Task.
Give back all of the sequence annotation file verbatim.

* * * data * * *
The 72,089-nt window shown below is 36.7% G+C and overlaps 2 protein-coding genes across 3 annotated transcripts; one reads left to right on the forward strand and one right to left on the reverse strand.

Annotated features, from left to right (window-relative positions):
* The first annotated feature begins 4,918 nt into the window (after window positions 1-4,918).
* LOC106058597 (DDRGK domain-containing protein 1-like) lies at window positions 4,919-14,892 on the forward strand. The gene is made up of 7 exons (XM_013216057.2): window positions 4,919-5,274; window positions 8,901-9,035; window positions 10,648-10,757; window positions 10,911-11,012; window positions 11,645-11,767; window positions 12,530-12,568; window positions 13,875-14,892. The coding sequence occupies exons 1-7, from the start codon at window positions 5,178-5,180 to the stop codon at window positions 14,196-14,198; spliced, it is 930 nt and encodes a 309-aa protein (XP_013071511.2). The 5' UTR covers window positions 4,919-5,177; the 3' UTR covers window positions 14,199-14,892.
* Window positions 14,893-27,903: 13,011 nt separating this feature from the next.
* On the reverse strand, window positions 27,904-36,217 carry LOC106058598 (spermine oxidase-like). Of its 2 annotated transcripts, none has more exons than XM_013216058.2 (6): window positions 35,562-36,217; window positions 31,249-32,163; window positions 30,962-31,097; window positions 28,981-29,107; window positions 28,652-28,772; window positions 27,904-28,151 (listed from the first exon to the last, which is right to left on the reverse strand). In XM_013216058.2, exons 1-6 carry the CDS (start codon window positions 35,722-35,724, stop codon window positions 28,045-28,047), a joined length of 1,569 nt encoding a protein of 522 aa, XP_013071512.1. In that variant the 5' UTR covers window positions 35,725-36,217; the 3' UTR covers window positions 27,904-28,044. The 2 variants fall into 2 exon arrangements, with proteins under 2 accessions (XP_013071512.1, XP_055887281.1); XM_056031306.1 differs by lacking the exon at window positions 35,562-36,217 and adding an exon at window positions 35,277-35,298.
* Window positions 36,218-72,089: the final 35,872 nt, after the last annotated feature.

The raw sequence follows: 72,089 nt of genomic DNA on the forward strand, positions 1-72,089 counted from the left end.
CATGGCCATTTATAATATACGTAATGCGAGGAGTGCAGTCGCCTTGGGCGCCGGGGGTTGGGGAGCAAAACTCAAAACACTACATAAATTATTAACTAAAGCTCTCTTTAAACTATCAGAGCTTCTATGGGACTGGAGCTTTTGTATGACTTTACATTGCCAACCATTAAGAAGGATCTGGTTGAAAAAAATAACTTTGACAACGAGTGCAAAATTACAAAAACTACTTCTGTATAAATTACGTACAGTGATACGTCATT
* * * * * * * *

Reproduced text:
The 72,089-nt window shown below is 36.7% G+C and overlaps 2 protein-coding genes across 3 annotated transcripts; one reads left to right on the forward strand and one right to left on the reverse strand.

Annotated features, from left to right (window-relative positions):
* The first annotated feature begins 4,918 nt into the window (after window positions 1-4,918).
* LOC106058597 (DDRGK domain-containing protein 1-like) lies at window positions 4,919-14,892 on the forward strand. The gene is made up of 7 exons (XM_013216057.2): window positions 4,919-5,274; window positions 8,901-9,035; window positions 10,648-10,757; window positions 10,911-11,012; window positions 11,645-11,767; window positions 12,530-12,568; window positions 13,875-14,892. The coding sequence occupies exons 1-7, from the start codon at window positions 5,178-5,180 to the stop codon at window positions 14,196-14,198; spliced, it is 930 nt and encodes a 309-aa protein (XP_013071511.2). The 5' UTR covers window positions 4,919-5,177; the 3' UTR covers window positions 14,199-14,892.
* Window positions 14,893-27,903: 13,011 nt separating this feature from the next.
* On the reverse strand, window positions 27,904-36,217 carry LOC106058598 (spermine oxidase-like). Of its 2 annotated transcripts, none has more exons than XM_013216058.2 (6): window positions 35,562-36,217; window positions 31,249-32,163; window positions 30,962-31,097; window positions 28,981-29,107; window positions 28,652-28,772; window positions 27,904-28,151 (listed from the first exon to the last, which is right to left on the reverse strand). In XM_013216058.2, exons 1-6 carry the CDS (start codon window positions 35,722-35,724, stop codon window positions 28,045-28,047), a joined length of 1,569 nt encoding a protein of 522 aa, XP_013071512.1. In that variant the 5' UTR covers window positions 35,725-36,217; the 3' UTR covers window positions 27,904-28,044. The 2 variants fall into 2 exon arrangements, with proteins under 2 accessions (XP_013071512.1, XP_055887281.1); XM_056031306.1 differs by lacking the exon at window positions 35,562-36,217 and adding an exon at window positions 35,277-35,298.
* Window positions 36,218-72,089: the final 35,872 nt, after the last annotated feature.

The raw sequence follows: 72,089 nt of genomic DNA on the forward strand, positions 1-72,089 counted from the left end.
CATGGCCATTTATAATATACGTAATGCGAGGAGTGCAGTCGCCTTGGGCGCCGGGGGTTGGGGAGCAAAACTCAAAACACTACATAAATTATTAACTAAAGCTCTCTTTAAACTATCAGAGCTTCTATGGGACTGGAGCTTTTGTATGACTTTACATTGCCAACCATTAAGAAGGATCTGGTTGAAAAAAATAACTTTGACAACGAGTGCAAAATTACAAAAACTACTTCTGTATAAATTACGTACAGTGATACGTCATT